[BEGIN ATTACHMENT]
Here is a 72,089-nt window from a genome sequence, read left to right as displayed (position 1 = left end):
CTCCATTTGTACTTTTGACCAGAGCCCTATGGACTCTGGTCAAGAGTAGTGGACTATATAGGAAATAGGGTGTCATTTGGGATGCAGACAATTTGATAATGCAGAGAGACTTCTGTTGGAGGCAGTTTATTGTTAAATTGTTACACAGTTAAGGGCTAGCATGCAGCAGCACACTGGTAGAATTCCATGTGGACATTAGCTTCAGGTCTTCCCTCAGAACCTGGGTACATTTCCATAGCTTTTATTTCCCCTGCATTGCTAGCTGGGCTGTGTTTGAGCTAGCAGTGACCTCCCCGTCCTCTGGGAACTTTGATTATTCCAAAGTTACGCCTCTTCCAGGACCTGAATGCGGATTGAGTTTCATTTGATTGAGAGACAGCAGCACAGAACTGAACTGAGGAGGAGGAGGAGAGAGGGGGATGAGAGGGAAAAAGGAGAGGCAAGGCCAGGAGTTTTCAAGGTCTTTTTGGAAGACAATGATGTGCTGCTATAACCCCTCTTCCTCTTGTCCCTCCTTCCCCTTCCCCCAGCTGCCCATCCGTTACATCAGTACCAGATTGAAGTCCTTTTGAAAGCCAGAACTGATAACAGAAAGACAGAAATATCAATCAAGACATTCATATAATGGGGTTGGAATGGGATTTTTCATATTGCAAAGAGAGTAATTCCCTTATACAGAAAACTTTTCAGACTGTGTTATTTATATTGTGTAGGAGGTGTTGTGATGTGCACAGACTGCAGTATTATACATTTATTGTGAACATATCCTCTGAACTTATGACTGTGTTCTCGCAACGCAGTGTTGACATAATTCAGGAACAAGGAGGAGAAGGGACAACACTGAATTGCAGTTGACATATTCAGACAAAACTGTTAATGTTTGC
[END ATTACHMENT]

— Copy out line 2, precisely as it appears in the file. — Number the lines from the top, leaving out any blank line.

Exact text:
CTCCATTTGTACTTTTGACCAGAGCCCTATGGACTCTGGTCAAGAGTAGTGGACTATATAGGAAATAGGGTGTCATTTGGGATGCAGACAATTTGATAATGCAGAGAGACTTCTGTTGGAGGCAGTTTATTGTTAAATTGTTACACAGTTAAGGGCTAGCATGCAGCAGCACACTGGTAGAATTCCATGTGGACATTAGCTTCAGGTCTTCCCTCAGAACCTGGGTACATTTCCATAGCTTTTATTTCCCCTGCATTGCTAGCTGGGCTGTGTTTGAGCTAGCAGTGACCTCCCCGTCCTCTGGGAACTTTGATTATTCCAAAGTTACGCCTCTTCCAGGACCTGAATGCGGATTGAGTTTCATTTGATTGAGAGACAGCAGCACAGAACTGAACTGAGGAGGAGGAGGAGAGAGGGGGATGAGAGGGAAAAAGGAGAGGCAAGGCCAGGAGTTTTCAAGGTCTTTTTGGAAGACAATGATGTGCTGCTATAACCCCTCTTCCTCTTGTCCCTCCTTCCCCTTCCCCCAGCTGCCCATCCGTTACATCAGTACCAGATTGAAGTCCTTTTGAAAGCCAGAACTGATAACAGAAAGACAGAAATATCAATCAAGACATTCATATAATGGGGTTGGAATGGGATTTTTCATATTGCAAAGAGAGTAATTCCCTTATACAGAAAACTTTTCAGACTGTGTTATTTATATTGTGTAGGAGGTGTTGTGATGTGCACAGACTGCAGTATTATACATTTATTGTGAACATATCCTCTGAACTTATGACTGTGTTCTCGCAACGCAGTGTTGACATAATTCAGGAACAAGGAGGAGAAGGGACAACACTGAATTGCAGTTGACATATTCAGACAAAACTGTTAATGTTTGC